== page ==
The Boeing Everett Factory is a working assembly plant, and you will generally see ongoing activity within the factory. There was little going on when we visited, as it was a holiday. The tour is designed in such as way to keep visitors off the factory floor, as this would obviously be a safety hazard. Instead, you get to observe the production of Boeing’s largest jets from visitor platforms perched high above the ongoing assembly.
Boeing eventually expects their Charleston, SC 787 production to outpace their Everett factory. Parts are flown back and forth on Dreamlifters, specially configured 747-400 passenger aircraft that were repurchased by Boeing and modified to transport the 787 carbon fiber fuselage sections. One cool aspect of 787 production is that the tails are nearly completed prior to fastening onto the rest of the assembly, including painting. This means that you get to see the future operating airline of each aircraft while it is still in the factory!
Our tour guide remarked on the production rates of the factory, noting that the 747 throughput has dropped to only a handful of deliveries per year. Only freighter orders are left on the books. It is a sad era for the Queen of the Skies, as she is no longer the plane of choice for intercontinental flights. Boeing’s own 787 and the competitor Airbus A350 are far more economical. The 747 will essentially become a flying truck, a sad end to the original “jumbo jet”.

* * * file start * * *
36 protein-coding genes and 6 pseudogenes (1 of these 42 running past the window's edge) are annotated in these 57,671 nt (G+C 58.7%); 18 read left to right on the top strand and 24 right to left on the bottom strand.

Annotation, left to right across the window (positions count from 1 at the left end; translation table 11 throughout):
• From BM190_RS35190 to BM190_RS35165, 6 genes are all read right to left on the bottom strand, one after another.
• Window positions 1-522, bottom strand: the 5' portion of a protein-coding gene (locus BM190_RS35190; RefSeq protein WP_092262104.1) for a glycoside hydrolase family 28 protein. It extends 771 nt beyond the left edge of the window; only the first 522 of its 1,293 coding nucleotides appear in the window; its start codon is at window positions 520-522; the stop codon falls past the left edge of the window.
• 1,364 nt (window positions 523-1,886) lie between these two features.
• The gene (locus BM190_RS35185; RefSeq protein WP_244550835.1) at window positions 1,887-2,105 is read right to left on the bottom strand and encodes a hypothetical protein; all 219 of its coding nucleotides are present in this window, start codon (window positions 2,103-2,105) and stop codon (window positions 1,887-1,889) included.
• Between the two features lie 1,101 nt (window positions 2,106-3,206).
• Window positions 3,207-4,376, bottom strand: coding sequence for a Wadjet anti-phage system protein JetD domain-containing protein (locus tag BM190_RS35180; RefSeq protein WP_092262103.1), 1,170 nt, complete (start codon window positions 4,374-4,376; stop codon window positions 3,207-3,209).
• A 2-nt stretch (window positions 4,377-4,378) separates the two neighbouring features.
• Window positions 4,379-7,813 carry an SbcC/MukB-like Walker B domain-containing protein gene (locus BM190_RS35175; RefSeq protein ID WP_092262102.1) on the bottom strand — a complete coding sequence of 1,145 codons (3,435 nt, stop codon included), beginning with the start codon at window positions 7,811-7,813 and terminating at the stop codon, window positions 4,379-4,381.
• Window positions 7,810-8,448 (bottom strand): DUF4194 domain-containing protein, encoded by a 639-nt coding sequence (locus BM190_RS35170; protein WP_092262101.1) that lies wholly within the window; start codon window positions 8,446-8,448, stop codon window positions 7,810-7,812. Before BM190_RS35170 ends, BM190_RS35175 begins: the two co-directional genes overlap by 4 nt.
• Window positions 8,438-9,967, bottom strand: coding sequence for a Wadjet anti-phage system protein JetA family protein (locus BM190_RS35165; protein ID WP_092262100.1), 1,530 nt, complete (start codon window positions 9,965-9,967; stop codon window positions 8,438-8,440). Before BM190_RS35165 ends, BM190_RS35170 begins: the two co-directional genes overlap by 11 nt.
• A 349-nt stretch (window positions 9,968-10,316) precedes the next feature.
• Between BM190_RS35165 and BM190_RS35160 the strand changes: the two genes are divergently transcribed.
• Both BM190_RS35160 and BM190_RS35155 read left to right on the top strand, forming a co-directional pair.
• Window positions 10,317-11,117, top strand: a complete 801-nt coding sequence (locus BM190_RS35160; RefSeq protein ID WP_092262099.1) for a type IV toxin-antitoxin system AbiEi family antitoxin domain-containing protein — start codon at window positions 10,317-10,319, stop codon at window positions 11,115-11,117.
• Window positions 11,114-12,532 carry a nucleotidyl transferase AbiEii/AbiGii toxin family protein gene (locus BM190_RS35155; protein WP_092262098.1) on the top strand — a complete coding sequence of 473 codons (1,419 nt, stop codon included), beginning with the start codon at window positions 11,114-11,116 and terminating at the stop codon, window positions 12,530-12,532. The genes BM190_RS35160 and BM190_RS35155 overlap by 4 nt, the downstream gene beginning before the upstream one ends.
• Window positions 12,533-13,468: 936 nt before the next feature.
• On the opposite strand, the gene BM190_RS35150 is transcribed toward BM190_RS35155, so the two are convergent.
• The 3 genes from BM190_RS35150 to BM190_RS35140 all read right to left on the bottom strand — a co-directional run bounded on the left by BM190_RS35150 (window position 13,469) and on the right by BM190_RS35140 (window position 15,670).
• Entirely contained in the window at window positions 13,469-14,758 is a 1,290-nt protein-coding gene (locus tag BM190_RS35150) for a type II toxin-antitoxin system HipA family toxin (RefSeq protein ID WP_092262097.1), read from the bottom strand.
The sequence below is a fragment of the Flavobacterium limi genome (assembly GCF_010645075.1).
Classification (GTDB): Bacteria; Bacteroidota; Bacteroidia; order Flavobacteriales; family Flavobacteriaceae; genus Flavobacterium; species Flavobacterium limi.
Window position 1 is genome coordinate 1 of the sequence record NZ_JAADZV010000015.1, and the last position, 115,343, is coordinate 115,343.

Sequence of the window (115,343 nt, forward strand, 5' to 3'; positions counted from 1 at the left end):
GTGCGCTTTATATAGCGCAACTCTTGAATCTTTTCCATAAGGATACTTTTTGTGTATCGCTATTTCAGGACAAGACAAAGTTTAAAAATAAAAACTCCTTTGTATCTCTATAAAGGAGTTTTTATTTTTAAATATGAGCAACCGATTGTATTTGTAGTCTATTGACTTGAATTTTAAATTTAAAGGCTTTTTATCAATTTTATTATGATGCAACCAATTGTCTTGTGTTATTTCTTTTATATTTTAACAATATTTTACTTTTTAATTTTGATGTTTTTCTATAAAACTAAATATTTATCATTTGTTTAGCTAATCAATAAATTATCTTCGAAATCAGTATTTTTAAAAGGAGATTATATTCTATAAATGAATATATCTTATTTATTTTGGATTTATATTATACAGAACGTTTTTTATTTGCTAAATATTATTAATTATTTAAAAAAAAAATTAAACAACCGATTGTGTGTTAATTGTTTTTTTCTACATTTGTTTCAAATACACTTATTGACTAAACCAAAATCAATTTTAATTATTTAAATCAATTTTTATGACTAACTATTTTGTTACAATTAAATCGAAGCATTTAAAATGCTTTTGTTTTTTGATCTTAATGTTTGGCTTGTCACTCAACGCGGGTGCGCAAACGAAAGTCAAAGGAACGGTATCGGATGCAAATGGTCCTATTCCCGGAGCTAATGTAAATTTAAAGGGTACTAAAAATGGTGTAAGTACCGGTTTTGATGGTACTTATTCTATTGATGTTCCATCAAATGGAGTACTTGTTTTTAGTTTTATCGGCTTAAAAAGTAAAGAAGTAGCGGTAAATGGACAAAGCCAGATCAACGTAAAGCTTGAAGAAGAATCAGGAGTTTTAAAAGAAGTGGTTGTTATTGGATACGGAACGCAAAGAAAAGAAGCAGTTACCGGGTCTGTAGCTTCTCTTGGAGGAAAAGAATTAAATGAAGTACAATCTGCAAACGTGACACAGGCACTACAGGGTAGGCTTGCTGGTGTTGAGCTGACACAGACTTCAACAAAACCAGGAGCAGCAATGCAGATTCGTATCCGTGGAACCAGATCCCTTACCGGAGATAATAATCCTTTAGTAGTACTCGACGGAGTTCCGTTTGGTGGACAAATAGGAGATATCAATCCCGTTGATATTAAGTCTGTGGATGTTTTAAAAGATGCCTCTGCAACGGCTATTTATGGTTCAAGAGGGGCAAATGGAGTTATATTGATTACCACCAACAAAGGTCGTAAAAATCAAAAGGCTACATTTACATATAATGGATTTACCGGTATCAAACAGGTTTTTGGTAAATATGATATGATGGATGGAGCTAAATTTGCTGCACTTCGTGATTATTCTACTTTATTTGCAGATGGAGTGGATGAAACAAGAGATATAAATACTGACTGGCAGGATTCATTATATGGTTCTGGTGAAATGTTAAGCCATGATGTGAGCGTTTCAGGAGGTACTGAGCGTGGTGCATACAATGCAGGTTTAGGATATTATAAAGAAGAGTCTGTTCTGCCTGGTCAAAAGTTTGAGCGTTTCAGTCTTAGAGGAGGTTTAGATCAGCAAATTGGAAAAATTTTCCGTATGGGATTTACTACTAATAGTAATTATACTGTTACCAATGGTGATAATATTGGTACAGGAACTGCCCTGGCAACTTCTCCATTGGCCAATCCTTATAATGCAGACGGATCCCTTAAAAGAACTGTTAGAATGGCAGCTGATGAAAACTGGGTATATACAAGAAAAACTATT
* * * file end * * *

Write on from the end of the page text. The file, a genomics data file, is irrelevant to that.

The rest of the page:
With her days numbered, flying on the upper deck of a 747 is still high on my bucket list. I’m particularly interested in flying either Korean or Lufthansa business class in that particular section.
Which Jets Do You Get to See?
The Boeing Everett Factory Tour lets you see the 787 aircraft in production, as well as the KC-767, the military’s version of the passenger jet, which they use as a tanker. We also saw a couple of 747 aircraft on the assembly line. If you have keen eyes, you may be able to spot one of the new folding wingtips on a 777X in the next factory section. Unfortunately, the assembly lines we toured did not include an up-close look at Boeing’s newest fleet member.
Our guide ended the tour reiterating the famous phrase: “If it ain’t Boeing, I’m not going.” This may not ring as true in future years. With the recent crashes of their 737MAX aircraft, the light is being shed on potentially poor oversight of Boeing’s safety certifications, and cracks are starting to appear in the armor of the aviation giant. Recently, a second issue was just found with the MAX. Boeing must regain public opinion and make safety paramount.
As far as the wide-bodies produced here at the Everett factory location, though, I’m entirely confident setting foot on any and all of them.
At the very, very end of the tour, as the bus dropped us off, we had a chance to see a Dreamlifter. I happened to see one of these rare aircraft during an emergency diversion to Anchorage back in 2017, but it was at a distance. This was much cooler.
My son loved the Boeing Everett Factory Tour. He is into all things airplane and aviation, and currently wants to be a pilot when he grows up. This has no doubt been influenced by my own interest in travel and aviation. While time will tell whether he walks down this path or not, I highly enjoy sharing aviation experiences such as this with him.
The Boeing Everett factory tour is an excellent experience if you or your kids are interested in aviation. There are many places where you can find decent to excellent aviation museums, but the chance to see the aircraft in production is unparalleled. With Boeing and Airbus holding a virtual duopoly over the market, there aren’t a lot of options for aircraft factory tours. We’ll probably make it to the Airbus factory in Toulouse, France someday. But not anytime soon.